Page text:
Reflections by the Senior Law Lord on the topics of whether disclosure is worth the effort and the difficulties of judging the credibility of witnesses.
‘9. After seven years as a trial judge, I found myself having the rather heretical view as to the ways in which litigation costs could be reduced. It seemed to me that the value of the expensive and well-established practices of disclosure of documents and of cross examination of witnesses was highly questionable. I am very sceptical about the notion that many cases are decided by a “smoking gun” found on the often enormously time consuming and expensive exercise of disclosure and inspection of documents. Of course, any lawyer will point to one or two such cases in which he or she was involved. However,
(i) I suspect most of those cases would have been decided the same way and more cheaply without disclosure,
(ii) further down the litigation road, apparently smoking guns frequently turn out not be smoking or even guns, and
(iii) I question whether the odd case where full disclosure really has made all the difference justifies the pointless expenditure in the countless other cases where it makes no difference. ‘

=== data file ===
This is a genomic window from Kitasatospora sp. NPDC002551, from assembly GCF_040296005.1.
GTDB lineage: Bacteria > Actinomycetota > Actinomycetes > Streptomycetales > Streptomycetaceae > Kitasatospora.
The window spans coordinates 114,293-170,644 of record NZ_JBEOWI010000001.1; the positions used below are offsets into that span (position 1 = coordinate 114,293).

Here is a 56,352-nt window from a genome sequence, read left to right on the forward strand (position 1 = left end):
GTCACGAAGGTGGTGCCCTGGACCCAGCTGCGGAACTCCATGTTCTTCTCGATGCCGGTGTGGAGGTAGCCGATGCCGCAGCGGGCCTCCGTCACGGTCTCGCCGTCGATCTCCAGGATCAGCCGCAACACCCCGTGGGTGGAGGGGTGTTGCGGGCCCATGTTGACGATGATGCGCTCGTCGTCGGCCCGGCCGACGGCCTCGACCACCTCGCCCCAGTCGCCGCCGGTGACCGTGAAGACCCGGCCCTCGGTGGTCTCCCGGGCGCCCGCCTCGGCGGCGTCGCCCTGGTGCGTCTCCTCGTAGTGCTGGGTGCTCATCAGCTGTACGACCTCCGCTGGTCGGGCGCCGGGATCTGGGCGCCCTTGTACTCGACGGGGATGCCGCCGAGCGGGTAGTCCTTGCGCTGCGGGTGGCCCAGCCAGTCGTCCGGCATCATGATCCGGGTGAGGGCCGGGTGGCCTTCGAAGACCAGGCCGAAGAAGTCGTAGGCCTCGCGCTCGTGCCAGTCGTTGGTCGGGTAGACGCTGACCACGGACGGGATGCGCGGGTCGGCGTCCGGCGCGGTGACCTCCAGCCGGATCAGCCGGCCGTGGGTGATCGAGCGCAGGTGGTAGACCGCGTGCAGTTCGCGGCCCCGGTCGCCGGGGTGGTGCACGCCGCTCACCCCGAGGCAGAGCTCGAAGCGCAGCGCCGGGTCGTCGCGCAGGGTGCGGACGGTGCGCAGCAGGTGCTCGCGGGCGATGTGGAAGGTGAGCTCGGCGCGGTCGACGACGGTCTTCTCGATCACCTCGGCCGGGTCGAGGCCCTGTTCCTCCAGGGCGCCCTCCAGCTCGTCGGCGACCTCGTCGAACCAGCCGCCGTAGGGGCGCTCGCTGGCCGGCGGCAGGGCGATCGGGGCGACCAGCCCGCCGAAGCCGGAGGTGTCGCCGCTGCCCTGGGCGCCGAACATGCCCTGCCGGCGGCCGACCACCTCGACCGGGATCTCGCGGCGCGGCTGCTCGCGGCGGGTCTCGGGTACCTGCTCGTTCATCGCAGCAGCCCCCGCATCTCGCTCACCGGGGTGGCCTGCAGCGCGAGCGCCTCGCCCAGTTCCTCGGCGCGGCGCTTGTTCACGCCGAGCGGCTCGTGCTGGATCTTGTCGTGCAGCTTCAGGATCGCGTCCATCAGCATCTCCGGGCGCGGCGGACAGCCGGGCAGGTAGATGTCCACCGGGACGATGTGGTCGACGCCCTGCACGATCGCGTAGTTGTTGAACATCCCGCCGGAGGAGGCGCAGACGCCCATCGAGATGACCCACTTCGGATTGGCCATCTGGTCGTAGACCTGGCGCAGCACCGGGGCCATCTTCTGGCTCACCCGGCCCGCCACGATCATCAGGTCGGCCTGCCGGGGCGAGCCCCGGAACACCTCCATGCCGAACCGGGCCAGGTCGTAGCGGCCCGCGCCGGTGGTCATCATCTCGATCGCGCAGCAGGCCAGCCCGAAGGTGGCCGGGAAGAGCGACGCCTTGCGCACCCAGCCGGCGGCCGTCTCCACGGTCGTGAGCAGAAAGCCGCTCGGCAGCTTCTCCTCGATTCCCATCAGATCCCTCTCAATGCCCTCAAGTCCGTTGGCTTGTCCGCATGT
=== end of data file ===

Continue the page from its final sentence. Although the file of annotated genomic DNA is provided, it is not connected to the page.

’10. As for cross-examination, most of the best points that emerge from questioning can be made much more shortly in argument. I am very sceptical about judges relying on their impression of a witness, or even on how the witness deals with questions. Honest people, especially in the unfamiliar and artificial setting of a trial, will often be uncomfortable, evasive, inaccurate, combative, or, maybe even worse, compliant. And our assessments of people are inevitably based on our particular experiences and subconscious biases. Sometimes it might appear that factual disputes are being resolved by reference to who calls the best-performing witness, not who calls the more honest witnesses. Indeed, there is an argument for saying that, at least in some cases, it is safer to assess the evidence without the complicating factor of oral testimony.
11. Of course, both these points are based on impression and experience, and at best on anecdotal material, whereas in the present world of evidence-based assessments, one would hope for a statistically reliable analysis. I suspect that it would be hard to devise a practically feasible experiment which could convincingly establish whether my impressions about the value of disclosure and cross-examination are correct. But it might be interesting to try and devise an experiment, and it would be fascinating to see the results. ‘
Formatted for ease of reading.